Of the many lessons imparted to us by the frenzied 48 hours last week in which the European Super League was founded, roundly condemned and then disbanded, one stood out: that supporters do not have to be in stadiums to have an impact on the game they love.

The protests outside grounds across the country were a precise and very public display of the power that fans can wield and the impact they can have, not only on the clubs they support but on football as a whole. …


I’ve always felt it was too obvious to have a striker as your favourite player. How boring, I’d think, how basic, to like the player who scores the goals, the one who wants all the glory to themselves! Instead I loved brick-headed centre backs, valiant goalkeepers, midfield powerhouses — anyone but a striker.

Then came Teemu Pukki. It’s hard to know when, exactly, he won me over, but somewhere between his arrival in July of 2018 and November of that same year, when he emerged as the leading light of our promotion charge, I realised that he was different.

Level-headed…


As I write this, Norwich City have won eight games on the spin, are sitting comfortably at the top of the Championship table and have 79 points, ten clear of their closest rivals, having won four more games than any other side.

But remember: we must not be lulled into thinking that what we are doing this season is easy, just because that is how this team makes it look.

Only seven relegated sides have secured an immediate return to the Premier League in the past ten seasons, and only two through automatic promotion: Burnley in 2015–16 and Newcastle in…


When it became clear — some time between March last year, when football stopped, and when it resumed in June — that the season would be starting again without fans in stadiums, we were introduced to the concept of “ghost games”, from the German word Geisterspiele. It is how they describe matches played in empty grounds, and it was an image everyone immediately understood, not least because it seemed to articulate that feeling we all had: if there is no one there to watch a game, did it really happen at all?

We learnt last week — which marked a…


Despite ten years of Catholic education and an Irish mother who lights a candle at the cathedral any time she needs a favour from the Big Man, to me, football is still the most convincing evidence of the existence of a higher power.

The most compelling case study right now is surely the Premier League travails of Sheffield United. As I admitted in a column last season, they are a team I’ve taken against for the flimsiest of reasons — and, on a very basic, petty level, I didn’t enjoy seeing them succeed while we were not.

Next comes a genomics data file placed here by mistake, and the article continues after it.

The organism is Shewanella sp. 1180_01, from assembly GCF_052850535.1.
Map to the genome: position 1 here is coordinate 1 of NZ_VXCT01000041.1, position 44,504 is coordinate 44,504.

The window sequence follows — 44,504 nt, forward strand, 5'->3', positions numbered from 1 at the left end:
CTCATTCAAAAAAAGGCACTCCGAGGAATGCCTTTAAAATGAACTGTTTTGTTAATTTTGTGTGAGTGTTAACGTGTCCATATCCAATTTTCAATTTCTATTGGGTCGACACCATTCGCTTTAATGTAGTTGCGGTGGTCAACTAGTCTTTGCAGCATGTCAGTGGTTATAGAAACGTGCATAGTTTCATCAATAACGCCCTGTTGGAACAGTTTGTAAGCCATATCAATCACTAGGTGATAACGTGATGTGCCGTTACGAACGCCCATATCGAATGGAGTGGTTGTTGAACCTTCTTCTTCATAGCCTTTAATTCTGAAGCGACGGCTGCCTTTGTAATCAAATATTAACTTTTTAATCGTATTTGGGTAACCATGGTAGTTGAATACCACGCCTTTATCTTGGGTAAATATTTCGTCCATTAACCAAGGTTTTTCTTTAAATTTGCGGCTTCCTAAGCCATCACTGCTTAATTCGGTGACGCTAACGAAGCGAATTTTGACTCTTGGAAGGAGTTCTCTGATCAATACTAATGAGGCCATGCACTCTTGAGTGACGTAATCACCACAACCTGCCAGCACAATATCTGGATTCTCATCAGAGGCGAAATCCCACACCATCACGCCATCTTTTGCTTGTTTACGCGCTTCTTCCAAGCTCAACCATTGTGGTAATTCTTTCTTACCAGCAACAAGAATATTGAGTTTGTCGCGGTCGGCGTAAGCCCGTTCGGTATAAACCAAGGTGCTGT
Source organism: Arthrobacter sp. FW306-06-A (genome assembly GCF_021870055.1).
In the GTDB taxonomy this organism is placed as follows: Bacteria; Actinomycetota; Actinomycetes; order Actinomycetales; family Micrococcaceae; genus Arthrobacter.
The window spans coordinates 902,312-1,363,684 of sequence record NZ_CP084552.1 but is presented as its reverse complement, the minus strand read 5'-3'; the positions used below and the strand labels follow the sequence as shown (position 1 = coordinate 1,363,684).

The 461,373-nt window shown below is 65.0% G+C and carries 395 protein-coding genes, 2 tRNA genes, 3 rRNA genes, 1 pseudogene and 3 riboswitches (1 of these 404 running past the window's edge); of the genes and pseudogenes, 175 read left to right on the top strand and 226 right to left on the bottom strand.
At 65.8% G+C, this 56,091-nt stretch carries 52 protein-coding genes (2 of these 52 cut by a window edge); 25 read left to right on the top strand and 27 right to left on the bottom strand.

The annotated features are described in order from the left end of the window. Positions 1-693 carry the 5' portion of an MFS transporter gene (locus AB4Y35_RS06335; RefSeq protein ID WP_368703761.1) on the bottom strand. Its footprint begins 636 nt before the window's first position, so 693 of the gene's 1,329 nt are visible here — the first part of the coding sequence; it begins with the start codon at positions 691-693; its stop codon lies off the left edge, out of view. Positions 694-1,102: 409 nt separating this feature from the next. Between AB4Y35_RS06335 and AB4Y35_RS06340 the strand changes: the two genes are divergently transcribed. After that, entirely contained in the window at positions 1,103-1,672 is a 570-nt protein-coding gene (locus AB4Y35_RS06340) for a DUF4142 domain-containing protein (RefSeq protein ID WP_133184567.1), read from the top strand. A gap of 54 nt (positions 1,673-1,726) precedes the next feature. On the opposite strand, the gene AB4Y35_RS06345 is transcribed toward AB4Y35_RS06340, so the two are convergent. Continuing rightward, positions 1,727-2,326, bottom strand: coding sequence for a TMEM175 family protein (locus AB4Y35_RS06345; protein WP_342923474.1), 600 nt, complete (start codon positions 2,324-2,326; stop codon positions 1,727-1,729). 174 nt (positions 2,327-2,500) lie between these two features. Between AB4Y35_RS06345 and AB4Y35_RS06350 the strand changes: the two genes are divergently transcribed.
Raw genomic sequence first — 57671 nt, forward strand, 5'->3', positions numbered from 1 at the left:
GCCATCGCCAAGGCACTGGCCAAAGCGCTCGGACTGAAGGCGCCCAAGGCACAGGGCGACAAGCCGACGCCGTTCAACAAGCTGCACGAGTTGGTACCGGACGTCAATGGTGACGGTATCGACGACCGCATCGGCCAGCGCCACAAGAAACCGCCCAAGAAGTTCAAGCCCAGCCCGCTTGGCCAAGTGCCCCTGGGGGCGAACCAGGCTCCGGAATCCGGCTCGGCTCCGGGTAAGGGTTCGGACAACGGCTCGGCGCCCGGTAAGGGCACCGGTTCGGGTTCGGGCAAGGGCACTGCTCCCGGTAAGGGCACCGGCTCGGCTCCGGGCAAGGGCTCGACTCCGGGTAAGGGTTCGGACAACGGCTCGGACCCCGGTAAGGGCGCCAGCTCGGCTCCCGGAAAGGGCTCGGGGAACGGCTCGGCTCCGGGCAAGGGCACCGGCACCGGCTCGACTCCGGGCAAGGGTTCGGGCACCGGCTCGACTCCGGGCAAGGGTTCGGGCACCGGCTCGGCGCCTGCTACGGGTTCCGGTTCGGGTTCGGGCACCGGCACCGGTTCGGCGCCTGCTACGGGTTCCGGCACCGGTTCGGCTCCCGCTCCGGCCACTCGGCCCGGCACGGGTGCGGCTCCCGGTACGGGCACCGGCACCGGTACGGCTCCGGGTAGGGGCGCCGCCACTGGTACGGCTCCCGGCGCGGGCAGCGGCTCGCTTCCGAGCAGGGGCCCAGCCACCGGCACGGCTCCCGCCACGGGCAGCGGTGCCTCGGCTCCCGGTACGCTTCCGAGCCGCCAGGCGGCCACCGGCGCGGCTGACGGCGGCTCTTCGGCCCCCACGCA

This campaign, though…


In the summer of 2019 I stood in a packed London pub to cheer on England in the semi-final of the women’s World Cup and thought about the first time I saw a women’s football match on television, when I was a kid. Such public, collective support for the women’s game seemed unimaginable back then.

It was a stark illustration of the progress made in football, which I’ve seen firsthand: I went to my first Norwich match when I was six, meaning I have been around the sport, as a player and a fan, for more than 20 years.

But…


When you become a fan of a football club, it involves another, twin pact, one written in the small print, implicit but not articulated: you get a new enemy, too. And whether we like it or not, our own fortunes are, in a way, tied to theirs.

Every team will have one, and some will have several: a nemesis, usually chosen by geography, though there are other reasons rivalries develop. Few footballing grudges are as fierce as that held by AFC Wimbledon towards MK Dons, for example, the team created when their old Wimbledon side moved to Milton Keynes in…


Cometh the hour, cometh the Krul. No, I’m not referring to the moment when Louis van Gaal chose to sub on Tim Krul for the Netherlands just before their penalty shoot-out against Costa Rica in the 2014 World Cup quarter-final, which paid off handsomely when Krul saved two of the five spot kicks and sent his country through.

I’m talking about right now, about this mad, sad, strange year. …


This piece was published in OTBC, the Norwich City matchday programme, for the Premier League game against Brighton & Hove Albion on 4 July 2020. Subscribe to OTBC here.

There is a footballing phenomenon that I’ve often witnessed but never tried to articulate until I saw it perfectly demonstrated after our loss to Southampton, as we looked ahead to Everton, and then our FA Cup quarter-final against Manchester United a few days later.

After an initial outburst of frustration, the traditional post-defeat fans’ lament, the dust settled, and then… optimism. Again. …


This piece was published in OTBC, the Norwich City matchday programme, for the Premier League game against Everton on 24 June 2020. Subscribe to OTBC here.

During months of lockdown, like many of us, I’ve had time to reflect. When I learnt that the Premier League was resuming, and therefore these columns would, too, I went back through what I’d already written, to reacquaint myself with a time that already feels like the distant past.

“Well this is weird, isn’t it?” is how I began my first OTBC piece, which, well, is weird, isn’t it? It could describe not just…

Hannah Shaddock

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